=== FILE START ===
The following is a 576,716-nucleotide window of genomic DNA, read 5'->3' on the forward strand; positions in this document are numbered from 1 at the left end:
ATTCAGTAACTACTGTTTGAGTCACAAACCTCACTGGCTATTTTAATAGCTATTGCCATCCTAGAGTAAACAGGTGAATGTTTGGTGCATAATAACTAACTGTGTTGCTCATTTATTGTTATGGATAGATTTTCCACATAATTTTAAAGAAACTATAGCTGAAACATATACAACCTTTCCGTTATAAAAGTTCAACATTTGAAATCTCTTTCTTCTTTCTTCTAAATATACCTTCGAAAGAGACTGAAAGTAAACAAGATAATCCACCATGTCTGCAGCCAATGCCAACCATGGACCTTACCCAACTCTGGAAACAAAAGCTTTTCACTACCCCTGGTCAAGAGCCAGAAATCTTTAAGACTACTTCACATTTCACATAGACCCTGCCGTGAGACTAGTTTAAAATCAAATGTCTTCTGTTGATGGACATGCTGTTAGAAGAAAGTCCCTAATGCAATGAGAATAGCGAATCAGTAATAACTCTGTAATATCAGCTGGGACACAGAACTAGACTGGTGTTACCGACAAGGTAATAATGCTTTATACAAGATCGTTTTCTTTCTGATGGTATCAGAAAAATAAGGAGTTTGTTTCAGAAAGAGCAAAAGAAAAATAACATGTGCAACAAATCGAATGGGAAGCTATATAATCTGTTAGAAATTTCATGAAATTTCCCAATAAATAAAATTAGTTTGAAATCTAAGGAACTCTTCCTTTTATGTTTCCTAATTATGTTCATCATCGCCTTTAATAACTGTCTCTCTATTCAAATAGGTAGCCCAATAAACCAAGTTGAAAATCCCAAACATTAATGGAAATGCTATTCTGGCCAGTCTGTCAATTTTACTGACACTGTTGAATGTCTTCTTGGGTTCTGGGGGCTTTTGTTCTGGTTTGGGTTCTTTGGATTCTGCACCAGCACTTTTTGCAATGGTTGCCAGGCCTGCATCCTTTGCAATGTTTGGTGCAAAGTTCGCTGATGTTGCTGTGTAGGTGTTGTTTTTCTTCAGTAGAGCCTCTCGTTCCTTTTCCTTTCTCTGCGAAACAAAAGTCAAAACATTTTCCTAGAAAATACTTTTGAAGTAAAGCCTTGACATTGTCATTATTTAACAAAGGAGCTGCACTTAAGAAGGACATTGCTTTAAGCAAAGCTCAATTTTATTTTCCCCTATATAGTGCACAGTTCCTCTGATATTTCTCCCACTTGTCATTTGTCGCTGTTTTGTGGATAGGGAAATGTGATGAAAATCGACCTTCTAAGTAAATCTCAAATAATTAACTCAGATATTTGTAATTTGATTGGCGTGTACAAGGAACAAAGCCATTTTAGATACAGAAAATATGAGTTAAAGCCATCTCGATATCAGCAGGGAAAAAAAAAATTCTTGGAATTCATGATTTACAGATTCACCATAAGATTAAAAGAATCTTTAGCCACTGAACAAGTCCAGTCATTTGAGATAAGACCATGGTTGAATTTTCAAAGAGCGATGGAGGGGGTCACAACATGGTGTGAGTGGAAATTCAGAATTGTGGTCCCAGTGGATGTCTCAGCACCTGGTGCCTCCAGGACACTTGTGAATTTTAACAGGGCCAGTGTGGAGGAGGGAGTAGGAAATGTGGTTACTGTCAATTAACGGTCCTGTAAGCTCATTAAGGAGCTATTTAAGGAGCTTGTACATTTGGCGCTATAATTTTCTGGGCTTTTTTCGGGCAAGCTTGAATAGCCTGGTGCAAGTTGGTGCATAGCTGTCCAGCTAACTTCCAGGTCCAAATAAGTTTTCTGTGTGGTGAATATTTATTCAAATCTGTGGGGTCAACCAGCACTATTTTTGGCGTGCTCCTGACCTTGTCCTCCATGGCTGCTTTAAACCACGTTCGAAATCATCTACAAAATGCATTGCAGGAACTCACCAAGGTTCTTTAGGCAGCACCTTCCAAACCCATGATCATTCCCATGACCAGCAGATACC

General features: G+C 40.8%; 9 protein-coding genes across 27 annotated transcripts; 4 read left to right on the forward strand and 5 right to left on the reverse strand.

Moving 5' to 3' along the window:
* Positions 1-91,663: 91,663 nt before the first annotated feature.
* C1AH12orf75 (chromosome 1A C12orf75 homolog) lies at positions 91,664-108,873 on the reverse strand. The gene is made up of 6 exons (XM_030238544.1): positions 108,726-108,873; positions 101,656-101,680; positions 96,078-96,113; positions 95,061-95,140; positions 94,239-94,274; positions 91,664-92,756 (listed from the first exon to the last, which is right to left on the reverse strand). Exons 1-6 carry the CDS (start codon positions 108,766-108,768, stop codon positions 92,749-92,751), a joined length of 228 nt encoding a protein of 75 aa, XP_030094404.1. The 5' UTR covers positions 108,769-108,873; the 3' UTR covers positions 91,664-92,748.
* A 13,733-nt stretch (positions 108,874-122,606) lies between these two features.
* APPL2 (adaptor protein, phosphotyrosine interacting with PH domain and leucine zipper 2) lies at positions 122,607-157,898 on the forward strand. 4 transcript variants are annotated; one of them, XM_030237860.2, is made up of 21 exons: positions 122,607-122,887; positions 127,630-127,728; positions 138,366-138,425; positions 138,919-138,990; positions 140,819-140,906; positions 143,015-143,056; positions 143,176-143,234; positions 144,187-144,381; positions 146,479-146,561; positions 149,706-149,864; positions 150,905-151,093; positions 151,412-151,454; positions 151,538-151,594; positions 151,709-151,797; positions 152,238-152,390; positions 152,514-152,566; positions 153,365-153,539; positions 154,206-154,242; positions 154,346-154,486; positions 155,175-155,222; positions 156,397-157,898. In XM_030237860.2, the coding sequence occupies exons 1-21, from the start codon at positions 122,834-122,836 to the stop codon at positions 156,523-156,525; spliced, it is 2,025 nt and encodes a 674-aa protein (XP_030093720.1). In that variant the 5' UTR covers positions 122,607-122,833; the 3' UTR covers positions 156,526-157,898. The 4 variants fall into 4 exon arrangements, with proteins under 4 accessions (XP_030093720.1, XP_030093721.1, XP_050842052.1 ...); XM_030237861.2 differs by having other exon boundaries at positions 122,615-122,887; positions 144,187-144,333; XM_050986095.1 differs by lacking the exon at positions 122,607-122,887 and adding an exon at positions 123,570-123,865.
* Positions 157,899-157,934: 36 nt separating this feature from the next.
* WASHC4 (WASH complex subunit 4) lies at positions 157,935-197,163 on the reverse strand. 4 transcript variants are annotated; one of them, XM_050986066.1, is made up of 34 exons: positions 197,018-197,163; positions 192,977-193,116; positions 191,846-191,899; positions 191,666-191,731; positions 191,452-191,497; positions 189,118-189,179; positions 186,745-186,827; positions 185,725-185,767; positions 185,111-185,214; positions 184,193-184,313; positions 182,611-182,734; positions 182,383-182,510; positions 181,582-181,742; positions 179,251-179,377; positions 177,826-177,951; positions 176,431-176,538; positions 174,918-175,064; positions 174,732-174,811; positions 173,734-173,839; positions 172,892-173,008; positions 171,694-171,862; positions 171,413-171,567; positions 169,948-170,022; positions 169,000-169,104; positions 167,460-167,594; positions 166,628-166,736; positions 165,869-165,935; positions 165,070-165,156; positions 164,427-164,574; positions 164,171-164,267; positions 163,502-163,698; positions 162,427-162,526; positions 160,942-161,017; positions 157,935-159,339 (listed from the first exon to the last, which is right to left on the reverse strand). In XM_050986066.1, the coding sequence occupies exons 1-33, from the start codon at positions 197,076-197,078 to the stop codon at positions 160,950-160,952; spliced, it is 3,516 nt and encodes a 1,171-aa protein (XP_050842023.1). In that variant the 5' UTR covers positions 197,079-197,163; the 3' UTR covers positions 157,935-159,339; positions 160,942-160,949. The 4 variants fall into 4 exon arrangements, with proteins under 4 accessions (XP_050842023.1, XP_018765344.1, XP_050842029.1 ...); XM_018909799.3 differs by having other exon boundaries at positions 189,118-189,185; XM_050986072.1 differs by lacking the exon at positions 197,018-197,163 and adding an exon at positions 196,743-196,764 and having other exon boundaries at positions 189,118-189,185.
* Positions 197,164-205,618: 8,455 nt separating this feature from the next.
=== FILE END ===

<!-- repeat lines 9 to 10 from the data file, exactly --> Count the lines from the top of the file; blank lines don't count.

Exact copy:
* Positions 157,899-157,934: 36 nt separating this feature from the next.
* WASHC4 (WASH complex subunit 4) lies at positions 157,935-197,163 on the reverse strand. 4 transcript variants are annotated; one of them, XM_050986066.1, is made up of 34 exons: positions 197,018-197,163; positions 192,977-193,116; positions 191,846-191,899; positions 191,666-191,731; positions 191,452-191,497; positions 189,118-189,179; positions 186,745-186,827; positions 185,725-185,767; positions 185,111-185,214; positions 184,193-184,313; positions 182,611-182,734; positions 182,383-182,510; positions 181,582-181,742; positions 179,251-179,377; positions 177,826-177,951; positions 176,431-176,538; positions 174,918-175,064; positions 174,732-174,811; positions 173,734-173,839; positions 172,892-173,008; positions 171,694-171,862; positions 171,413-171,567; positions 169,948-170,022; positions 169,000-169,104; positions 167,460-167,594; positions 166,628-166,736; positions 165,869-165,935; positions 165,070-165,156; positions 164,427-164,574; positions 164,171-164,267; positions 163,502-163,698; positions 162,427-162,526; positions 160,942-161,017; positions 157,935-159,339 (listed from the first exon to the last, which is right to left on the reverse strand). In XM_050986066.1, the coding sequence occupies exons 1-33, from the start codon at positions 197,076-197,078 to the stop codon at positions 160,950-160,952; spliced, it is 3,516 nt and encodes a 1,171-aa protein (XP_050842023.1). In that variant the 5' UTR covers positions 197,079-197,163; the 3' UTR covers positions 157,935-159,339; positions 160,942-160,949. The 4 variants fall into 4 exon arrangements, with proteins under 4 accessions (XP_050842023.1, XP_018765344.1, XP_050842029.1 ...); XM_018909799.3 differs by having other exon boundaries at positions 189,118-189,185; XM_050986072.1 differs by lacking the exon at positions 197,018-197,163 and adding an exon at positions 196,743-196,764 and having other exon boundaries at positions 189,118-189,185.